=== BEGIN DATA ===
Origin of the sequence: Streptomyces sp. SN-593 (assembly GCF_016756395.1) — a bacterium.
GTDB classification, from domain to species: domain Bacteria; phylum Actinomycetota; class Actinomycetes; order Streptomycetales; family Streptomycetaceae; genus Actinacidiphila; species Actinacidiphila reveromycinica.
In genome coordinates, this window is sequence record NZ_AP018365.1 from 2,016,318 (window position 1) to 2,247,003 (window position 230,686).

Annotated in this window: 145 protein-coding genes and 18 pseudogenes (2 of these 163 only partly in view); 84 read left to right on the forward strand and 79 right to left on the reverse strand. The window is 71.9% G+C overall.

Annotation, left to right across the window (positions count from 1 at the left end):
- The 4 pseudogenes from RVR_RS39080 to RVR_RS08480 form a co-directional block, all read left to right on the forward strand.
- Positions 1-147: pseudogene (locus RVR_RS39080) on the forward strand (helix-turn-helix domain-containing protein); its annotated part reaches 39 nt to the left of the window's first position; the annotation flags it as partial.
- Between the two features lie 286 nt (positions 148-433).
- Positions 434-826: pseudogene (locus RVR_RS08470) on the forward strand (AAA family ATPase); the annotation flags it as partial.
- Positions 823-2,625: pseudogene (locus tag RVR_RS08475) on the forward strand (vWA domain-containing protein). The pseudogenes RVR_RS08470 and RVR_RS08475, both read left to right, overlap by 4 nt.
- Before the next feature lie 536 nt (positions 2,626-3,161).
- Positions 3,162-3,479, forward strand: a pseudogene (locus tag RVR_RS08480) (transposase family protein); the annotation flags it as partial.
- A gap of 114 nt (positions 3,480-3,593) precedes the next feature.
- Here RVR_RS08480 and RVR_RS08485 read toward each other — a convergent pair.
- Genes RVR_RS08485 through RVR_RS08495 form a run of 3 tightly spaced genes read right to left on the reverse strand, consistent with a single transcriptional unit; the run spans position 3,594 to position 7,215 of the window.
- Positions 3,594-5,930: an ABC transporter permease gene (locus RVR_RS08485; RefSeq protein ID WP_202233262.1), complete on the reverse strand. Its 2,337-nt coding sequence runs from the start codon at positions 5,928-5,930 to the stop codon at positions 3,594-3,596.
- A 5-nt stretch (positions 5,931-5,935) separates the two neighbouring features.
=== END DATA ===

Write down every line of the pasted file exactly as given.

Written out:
Origin of the sequence: Streptomyces sp. SN-593 (assembly GCF_016756395.1) — a bacterium.
GTDB classification, from domain to species: domain Bacteria; phylum Actinomycetota; class Actinomycetes; order Streptomycetales; family Streptomycetaceae; genus Actinacidiphila; species Actinacidiphila reveromycinica.
In genome coordinates, this window is sequence record NZ_AP018365.1 from 2,016,318 (window position 1) to 2,247,003 (window position 230,686).

Annotated in this window: 145 protein-coding genes and 18 pseudogenes (2 of these 163 only partly in view); 84 read left to right on the forward strand and 79 right to left on the reverse strand. The window is 71.9% G+C overall.

Annotation, left to right across the window (positions count from 1 at the left end):
- The 4 pseudogenes from RVR_RS39080 to RVR_RS08480 form a co-directional block, all read left to right on the forward strand.
- Positions 1-147: pseudogene (locus RVR_RS39080) on the forward strand (helix-turn-helix domain-containing protein); its annotated part reaches 39 nt to the left of the window's first position; the annotation flags it as partial.
- Between the two features lie 286 nt (positions 148-433).
- Positions 434-826: pseudogene (locus RVR_RS08470) on the forward strand (AAA family ATPase); the annotation flags it as partial.
- Positions 823-2,625: pseudogene (locus tag RVR_RS08475) on the forward strand (vWA domain-containing protein). The pseudogenes RVR_RS08470 and RVR_RS08475, both read left to right, overlap by 4 nt.
- Before the next feature lie 536 nt (positions 2,626-3,161).
- Positions 3,162-3,479, forward strand: a pseudogene (locus tag RVR_RS08480) (transposase family protein); the annotation flags it as partial.
- A gap of 114 nt (positions 3,480-3,593) precedes the next feature.
- Here RVR_RS08480 and RVR_RS08485 read toward each other — a convergent pair.
- Genes RVR_RS08485 through RVR_RS08495 form a run of 3 tightly spaced genes read right to left on the reverse strand, consistent with a single transcriptional unit; the run spans position 3,594 to position 7,215 of the window.
- Positions 3,594-5,930: an ABC transporter permease gene (locus RVR_RS08485; RefSeq protein ID WP_202233262.1), complete on the reverse strand. Its 2,337-nt coding sequence runs from the start codon at positions 5,928-5,930 to the stop codon at positions 3,594-3,596.
- A 5-nt stretch (positions 5,931-5,935) separates the two neighbouring features.